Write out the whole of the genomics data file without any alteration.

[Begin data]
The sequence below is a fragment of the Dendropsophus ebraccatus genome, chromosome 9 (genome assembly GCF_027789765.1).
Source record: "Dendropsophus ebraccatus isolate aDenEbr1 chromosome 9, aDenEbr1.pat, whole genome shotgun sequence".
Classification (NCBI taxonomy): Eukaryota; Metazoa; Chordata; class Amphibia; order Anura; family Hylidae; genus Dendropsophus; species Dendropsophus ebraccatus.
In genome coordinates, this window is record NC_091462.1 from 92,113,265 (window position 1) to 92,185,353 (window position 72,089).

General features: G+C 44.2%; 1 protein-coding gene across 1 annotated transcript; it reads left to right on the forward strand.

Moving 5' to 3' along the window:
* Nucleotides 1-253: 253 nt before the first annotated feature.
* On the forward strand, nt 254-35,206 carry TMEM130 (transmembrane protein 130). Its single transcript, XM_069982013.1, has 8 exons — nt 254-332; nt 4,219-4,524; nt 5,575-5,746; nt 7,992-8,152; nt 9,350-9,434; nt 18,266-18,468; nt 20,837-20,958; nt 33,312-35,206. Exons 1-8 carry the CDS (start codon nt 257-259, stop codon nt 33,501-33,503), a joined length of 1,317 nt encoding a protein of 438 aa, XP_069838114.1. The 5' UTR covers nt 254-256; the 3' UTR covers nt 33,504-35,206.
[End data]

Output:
The sequence below is a fragment of the Dendropsophus ebraccatus genome, chromosome 9 (genome assembly GCF_027789765.1).
Source record: "Dendropsophus ebraccatus isolate aDenEbr1 chromosome 9, aDenEbr1.pat, whole genome shotgun sequence".
Classification (NCBI taxonomy): Eukaryota; Metazoa; Chordata; class Amphibia; order Anura; family Hylidae; genus Dendropsophus; species Dendropsophus ebraccatus.
In genome coordinates, this window is record NC_091462.1 from 92,113,265 (window position 1) to 92,185,353 (window position 72,089).

General features: G+C 44.2%; 1 protein-coding gene across 1 annotated transcript; it reads left to right on the forward strand.

Moving 5' to 3' along the window:
* Nucleotides 1-253: 253 nt before the first annotated feature.
* On the forward strand, nt 254-35,206 carry TMEM130 (transmembrane protein 130). Its single transcript, XM_069982013.1, has 8 exons — nt 254-332; nt 4,219-4,524; nt 5,575-5,746; nt 7,992-8,152; nt 9,350-9,434; nt 18,266-18,468; nt 20,837-20,958; nt 33,312-35,206. Exons 1-8 carry the CDS (start codon nt 257-259, stop codon nt 33,501-33,503), a joined length of 1,317 nt encoding a protein of 438 aa, XP_069838114.1. The 5' UTR covers nt 254-256; the 3' UTR covers nt 33,504-35,206.